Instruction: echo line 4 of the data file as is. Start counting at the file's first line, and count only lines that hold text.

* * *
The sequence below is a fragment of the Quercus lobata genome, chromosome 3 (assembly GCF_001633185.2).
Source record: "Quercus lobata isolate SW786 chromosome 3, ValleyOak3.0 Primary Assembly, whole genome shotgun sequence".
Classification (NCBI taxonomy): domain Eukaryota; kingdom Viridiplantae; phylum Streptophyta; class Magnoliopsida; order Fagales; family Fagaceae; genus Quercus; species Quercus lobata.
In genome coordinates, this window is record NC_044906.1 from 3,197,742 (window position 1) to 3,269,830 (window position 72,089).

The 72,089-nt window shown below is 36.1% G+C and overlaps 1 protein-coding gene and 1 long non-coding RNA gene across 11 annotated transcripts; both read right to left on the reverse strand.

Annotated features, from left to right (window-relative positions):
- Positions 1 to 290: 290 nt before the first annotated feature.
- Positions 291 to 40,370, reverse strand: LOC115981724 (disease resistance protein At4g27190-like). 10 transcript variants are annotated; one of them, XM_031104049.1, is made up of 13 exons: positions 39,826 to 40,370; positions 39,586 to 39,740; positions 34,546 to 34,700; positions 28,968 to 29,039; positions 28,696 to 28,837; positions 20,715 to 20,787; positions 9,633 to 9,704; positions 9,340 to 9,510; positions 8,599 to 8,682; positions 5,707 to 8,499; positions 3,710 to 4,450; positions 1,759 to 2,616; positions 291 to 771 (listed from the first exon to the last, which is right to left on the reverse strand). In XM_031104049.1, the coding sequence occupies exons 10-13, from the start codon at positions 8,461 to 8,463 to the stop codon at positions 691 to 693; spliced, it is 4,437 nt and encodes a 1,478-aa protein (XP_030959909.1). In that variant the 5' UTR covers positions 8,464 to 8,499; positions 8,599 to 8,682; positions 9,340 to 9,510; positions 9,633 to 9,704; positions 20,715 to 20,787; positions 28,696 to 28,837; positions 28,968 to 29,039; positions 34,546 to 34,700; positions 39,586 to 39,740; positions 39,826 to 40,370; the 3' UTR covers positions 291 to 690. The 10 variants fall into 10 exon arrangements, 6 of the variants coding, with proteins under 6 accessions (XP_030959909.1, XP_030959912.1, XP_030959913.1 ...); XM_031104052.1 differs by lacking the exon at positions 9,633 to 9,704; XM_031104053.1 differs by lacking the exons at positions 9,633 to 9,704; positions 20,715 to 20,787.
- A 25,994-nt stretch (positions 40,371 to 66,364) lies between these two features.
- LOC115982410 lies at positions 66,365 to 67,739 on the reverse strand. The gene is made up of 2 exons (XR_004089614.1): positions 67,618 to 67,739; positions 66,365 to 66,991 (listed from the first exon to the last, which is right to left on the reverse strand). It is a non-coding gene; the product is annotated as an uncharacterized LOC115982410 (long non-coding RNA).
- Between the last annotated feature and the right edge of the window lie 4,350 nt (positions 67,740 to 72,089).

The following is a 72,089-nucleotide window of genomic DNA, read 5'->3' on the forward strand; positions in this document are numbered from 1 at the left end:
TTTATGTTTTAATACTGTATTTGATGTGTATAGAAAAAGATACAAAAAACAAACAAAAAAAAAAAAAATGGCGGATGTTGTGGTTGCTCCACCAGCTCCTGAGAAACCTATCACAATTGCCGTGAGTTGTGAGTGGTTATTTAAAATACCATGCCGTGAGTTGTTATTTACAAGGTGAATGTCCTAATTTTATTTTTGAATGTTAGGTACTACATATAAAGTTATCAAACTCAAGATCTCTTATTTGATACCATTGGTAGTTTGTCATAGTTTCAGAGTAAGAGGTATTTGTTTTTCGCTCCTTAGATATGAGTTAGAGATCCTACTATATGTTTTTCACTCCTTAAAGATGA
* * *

In genome coordinates, this window is record NC_044906.1 from 3,197,742 (window position 1) to 3,269,830 (window position 72,089).